building volunteer teams

2 Things You Need to Build the Perfect Volunteer Team

Volunteer teams, like all things related to leadership, require thoughtful planning and strategy. They require deliberate actions that, when you’re first starting your team, may feel awkward or forced.

Though we often think of leadership as an inherited quality, it’s more often the sum of many learned skills.

In volunteer management, building volunteer teams is not something you should expect to whip up overnight like some kind of dessert.volunteer teams at

As your skills as a leader grow, so will the capacity of your volunteer teams.

At the same time, you want that superstar team of skilled and committed volunteers right now, right? Fortunately, there are a couple things you can start now to begin building your rockstar volunteer teams, at any stage in your volunteer management leadership progress.

Both approaches involve defining the roles your volunteers will fulfill within your organization. While it’s important to a volunteer to be doing something meaningful for your mission, what most are really looking for is a partner (you) with whom they can work together to improve the world.

Defining the Partnership. Reinforcing the Mission

When you define and communicate how exactly that partnership needs to look, you give your volunteer something concrete by which they can confirm their volunteerism aspirations. Yes, this IS a place where I can feel comfortable, do something personally meaningful, and make a positive impact on the world. Volunteers who can make this statement will be the foundation of your volunteer teams.

Without role definitions, you risk your volunteer not knowing if their time with you has any real purpose. And in most cases, when the volunteer doesn’t feel like what they are doing matters, they won’t stick around long enough for you to convince them otherwise.

There are two simple ways volunteer managers can build volunteer teams by defining the roles volunteers fulfill: volunteer position descriptions and/or volunteer agreements.

1. Write a Good Job Description

We have a post dedicated to writing the perfect job description, so we won’t go into detail here. At a glance, you’ll need to include the following in your position description:

  • Goals of the Role
  • Duties and Responsibilities
  • Time Requirements
  • Location
  • Work Environment
  • Skills & Qualifications
  • Orientation & Training
  • Supervision & Support
  • How to Apply

You can also include these added benefits:

  • The Benefits Volunteers Will Receive
  • Testimonials
  • Team Values
  • The Impact of the Role

2. Use Volunteer Agreements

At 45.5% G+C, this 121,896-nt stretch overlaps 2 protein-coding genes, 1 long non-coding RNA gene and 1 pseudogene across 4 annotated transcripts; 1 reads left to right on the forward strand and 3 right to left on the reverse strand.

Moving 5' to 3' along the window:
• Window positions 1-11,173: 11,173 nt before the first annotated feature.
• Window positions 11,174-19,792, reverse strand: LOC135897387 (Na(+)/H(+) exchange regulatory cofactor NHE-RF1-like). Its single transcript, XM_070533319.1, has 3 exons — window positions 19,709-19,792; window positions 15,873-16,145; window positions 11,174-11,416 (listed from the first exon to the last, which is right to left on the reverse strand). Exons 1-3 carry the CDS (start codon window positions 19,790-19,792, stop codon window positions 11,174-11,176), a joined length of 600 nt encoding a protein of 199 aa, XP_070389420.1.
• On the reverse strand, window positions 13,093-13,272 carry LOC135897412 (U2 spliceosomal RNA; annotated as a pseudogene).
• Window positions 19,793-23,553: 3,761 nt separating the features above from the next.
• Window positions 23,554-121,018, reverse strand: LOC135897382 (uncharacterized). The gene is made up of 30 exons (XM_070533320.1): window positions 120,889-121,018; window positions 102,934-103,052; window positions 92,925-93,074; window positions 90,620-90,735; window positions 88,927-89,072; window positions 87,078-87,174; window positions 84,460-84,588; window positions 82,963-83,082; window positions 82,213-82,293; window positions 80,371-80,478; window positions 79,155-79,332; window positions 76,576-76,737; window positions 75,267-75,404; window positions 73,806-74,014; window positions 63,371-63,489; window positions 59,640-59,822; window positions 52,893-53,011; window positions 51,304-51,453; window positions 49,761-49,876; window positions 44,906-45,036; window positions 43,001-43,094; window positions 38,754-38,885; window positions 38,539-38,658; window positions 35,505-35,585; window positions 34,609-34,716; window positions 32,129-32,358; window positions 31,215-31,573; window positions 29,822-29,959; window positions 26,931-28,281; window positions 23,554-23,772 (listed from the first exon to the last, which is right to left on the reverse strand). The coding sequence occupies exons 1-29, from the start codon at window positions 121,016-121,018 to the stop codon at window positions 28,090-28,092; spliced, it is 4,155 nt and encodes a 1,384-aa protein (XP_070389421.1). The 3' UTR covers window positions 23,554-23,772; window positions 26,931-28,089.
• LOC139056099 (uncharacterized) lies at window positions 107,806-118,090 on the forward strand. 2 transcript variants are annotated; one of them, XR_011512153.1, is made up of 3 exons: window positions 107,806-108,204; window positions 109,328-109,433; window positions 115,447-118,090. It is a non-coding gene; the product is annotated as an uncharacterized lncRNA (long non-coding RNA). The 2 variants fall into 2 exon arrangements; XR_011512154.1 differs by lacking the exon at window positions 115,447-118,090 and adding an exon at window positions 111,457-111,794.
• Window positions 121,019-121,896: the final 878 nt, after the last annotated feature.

Depending on you and your organizational culture, a volunteer expectation document may be a better fit than a position description. Or, in some cases, an expectations dialogue deepens the position description by giving the volunteer some say in how they will interact with your organizational staff and volunteer teams.

Remember your volunteers are looking for a place they can work to make a positive impact. If you can add volunteer agreements to the onboarding process, you’ll create a sense of shared power and a stake in the process. This makes it more likely that your volunteer will be able to definitively say they feel connected and sure about the work you’re doing together.

Sample Volunteer Agreement for Building Volunteer Teams

volunteer teams at

In order to begin building volunteer teams, you must start by attracting and retaining the right kind of individuals. By clearly defining and communicating the roles and expectations you have for your volunteers, you help put them at ease as they acclimate to your organization. Further, you signal right up front who is a fit for your organization so that more of the volunteers who you want and need on your volunteer teams step up.

Start Building Your Volunteer Teams Today!

This step in building volunteer teams is one that you can do at any point whether you lead in-person or virtual teams. If you have only 1 volunteer or 1,000, if you see your volunteers face-to-face every day or never, you can start building volunteer teams by defining and communicating exactly what the volunteer will do with you to make an impact on the world.

Whether it’s about position expectations or something else, communicating with volunteers is how we build connections with them. This can be especially challenging if you don’t have the opportunity to see your volunteers face-to-face very often (if ever).

You can build and sustain the trust of your most important supporters by communicating regularly and authentically. What’s more, there are low-cost and easy-to-use software solutions out there to get and stay connected. Why not use them to your advantage?